You are simply uncovering what was already there in the first place. I don't know if the SPICE noise floor is the same as the real life noise floor, because I know nothing about noise. Personally, I would keep this if it improves the circuit and then see if I can make the distortions that are unavoidable more "favorable". Perhaps you should do a personal listening comparison to see and decide for yourself.

Try a metaphor. As the commercial goes, "other fresheners just cover up bad scents". I would rather have an honest amplifier than one where the bad parts are covered up or disguised.

Quote:
The frequency response also changed, as could be expected. The lower resistance cuts into the base response and extends the hf response. The phase margin might also be improved, especially if I make some other adjustments.

Attached shows 3 different combinatinos of fdbk series/shunt resistance (red: 47k/2.7k, blue: 32k/1.8k, green 17.4k/1k)

p.s. this was done with the CFP VAS.
p.p.s. Bootstrap was bad for distortion, crossing that one off the list.
The FFT looks interesting. Those HF harmonics trailing to the horizon? Supposedly they sound bad. Were these harmonics simply covered up or did we produce them by the changes we made?

MikeB on this forum has mentioned the harmonics "upfolding" affect. Basically, this states that when your VAS and/or LTP are not linear, and you use a large Cdom size, the lower harmonics get circulated through the feedback system. Now you have distortion harmonics of the first set of harmonics added in. The distortion is distorted and gets reverberated up in frequency like folding a piece of paper.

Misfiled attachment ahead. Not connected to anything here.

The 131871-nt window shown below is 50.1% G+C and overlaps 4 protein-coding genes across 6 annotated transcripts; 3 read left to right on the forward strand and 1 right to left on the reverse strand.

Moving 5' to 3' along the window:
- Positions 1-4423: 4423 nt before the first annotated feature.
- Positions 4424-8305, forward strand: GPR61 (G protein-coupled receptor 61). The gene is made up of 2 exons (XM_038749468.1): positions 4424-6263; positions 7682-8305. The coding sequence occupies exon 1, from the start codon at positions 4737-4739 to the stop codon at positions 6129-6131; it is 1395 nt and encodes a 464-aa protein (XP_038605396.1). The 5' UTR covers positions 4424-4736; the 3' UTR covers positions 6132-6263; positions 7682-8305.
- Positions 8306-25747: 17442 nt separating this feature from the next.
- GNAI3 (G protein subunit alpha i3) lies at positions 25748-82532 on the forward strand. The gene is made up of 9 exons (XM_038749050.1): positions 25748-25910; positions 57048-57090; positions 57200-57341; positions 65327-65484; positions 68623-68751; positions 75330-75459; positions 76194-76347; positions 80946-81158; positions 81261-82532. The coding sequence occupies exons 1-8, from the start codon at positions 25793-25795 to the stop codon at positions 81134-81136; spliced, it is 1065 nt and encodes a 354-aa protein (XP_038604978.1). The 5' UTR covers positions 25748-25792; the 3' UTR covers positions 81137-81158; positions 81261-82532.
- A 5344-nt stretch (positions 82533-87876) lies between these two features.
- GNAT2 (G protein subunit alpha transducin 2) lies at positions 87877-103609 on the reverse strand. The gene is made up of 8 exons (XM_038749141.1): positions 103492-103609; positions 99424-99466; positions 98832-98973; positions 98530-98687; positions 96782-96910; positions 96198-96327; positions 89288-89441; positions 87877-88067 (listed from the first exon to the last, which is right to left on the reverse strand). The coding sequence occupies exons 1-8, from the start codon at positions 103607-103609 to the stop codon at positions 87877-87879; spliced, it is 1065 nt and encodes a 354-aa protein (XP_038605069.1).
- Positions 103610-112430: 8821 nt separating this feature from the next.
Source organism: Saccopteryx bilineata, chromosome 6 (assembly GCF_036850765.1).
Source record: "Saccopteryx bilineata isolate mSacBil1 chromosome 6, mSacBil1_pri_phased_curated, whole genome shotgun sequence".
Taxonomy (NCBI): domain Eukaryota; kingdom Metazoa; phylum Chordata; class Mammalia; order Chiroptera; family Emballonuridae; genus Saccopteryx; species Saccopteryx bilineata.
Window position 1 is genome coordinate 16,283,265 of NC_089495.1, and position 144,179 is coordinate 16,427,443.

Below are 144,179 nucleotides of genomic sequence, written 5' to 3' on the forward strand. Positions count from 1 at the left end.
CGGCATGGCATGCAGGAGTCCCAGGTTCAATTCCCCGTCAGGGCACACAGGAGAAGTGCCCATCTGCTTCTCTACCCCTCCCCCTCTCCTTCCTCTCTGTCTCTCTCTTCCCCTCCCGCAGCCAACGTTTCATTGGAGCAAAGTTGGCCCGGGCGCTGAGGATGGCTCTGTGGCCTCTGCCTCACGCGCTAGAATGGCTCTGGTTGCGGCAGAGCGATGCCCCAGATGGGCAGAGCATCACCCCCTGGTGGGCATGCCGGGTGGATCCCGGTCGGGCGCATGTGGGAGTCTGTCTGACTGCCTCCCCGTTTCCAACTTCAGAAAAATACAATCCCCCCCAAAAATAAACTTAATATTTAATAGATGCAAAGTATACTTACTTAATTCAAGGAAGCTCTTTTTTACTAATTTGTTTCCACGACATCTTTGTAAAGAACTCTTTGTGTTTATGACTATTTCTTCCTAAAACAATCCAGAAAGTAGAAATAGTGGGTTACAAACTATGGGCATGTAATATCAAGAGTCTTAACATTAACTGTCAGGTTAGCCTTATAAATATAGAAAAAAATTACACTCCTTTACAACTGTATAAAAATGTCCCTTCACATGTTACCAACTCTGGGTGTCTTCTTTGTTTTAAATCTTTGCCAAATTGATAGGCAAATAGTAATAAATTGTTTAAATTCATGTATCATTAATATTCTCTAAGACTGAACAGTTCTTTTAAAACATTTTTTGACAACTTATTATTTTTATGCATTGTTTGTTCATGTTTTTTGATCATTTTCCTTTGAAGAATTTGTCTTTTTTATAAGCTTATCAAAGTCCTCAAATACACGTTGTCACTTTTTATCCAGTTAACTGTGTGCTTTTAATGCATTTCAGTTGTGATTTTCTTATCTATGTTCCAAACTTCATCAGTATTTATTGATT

So you want your VAS to be very linear. Your CFP LTP is already extremely linear, it seems.

Here is my observation: The VAS transistor has to handle the full output voltage across its collector. As we know, a transistor's gain changes with collector current and collector voltage. Run your amplifier at 1KHz full output, and plot the gain of your VAS transistor (use a single transistor VAS, not CFP). You will see something awful. Do it. Run it again at 20KHz and see what happens then.

Using a CFP VAS helps this, but only by adding gain. It doesn't solve the problem. This has obvious implications for stability. And since you need such a large Cdom to control this high gain, your distortion will start to rise at a lower frequency, and your THD at 20KHz will increase.

My solution to this has been to cascode the VAS, as illustrated in my schematics in the below link (Q4 is the cascode transistor). Try this and then look at the VAS gain at 1 and 20KHz. Some say you don't need this, since no one hears above 16KHz nowadays (but what about your children?). Others say frequencies higher than 20KHz can affect the tonal qualities of the music. I have found that if I do this, I don't need super-high gain in order to get low distortion. I will let you decide what you want.

http://www.diyaudio.com/forums/showt...45#post1826545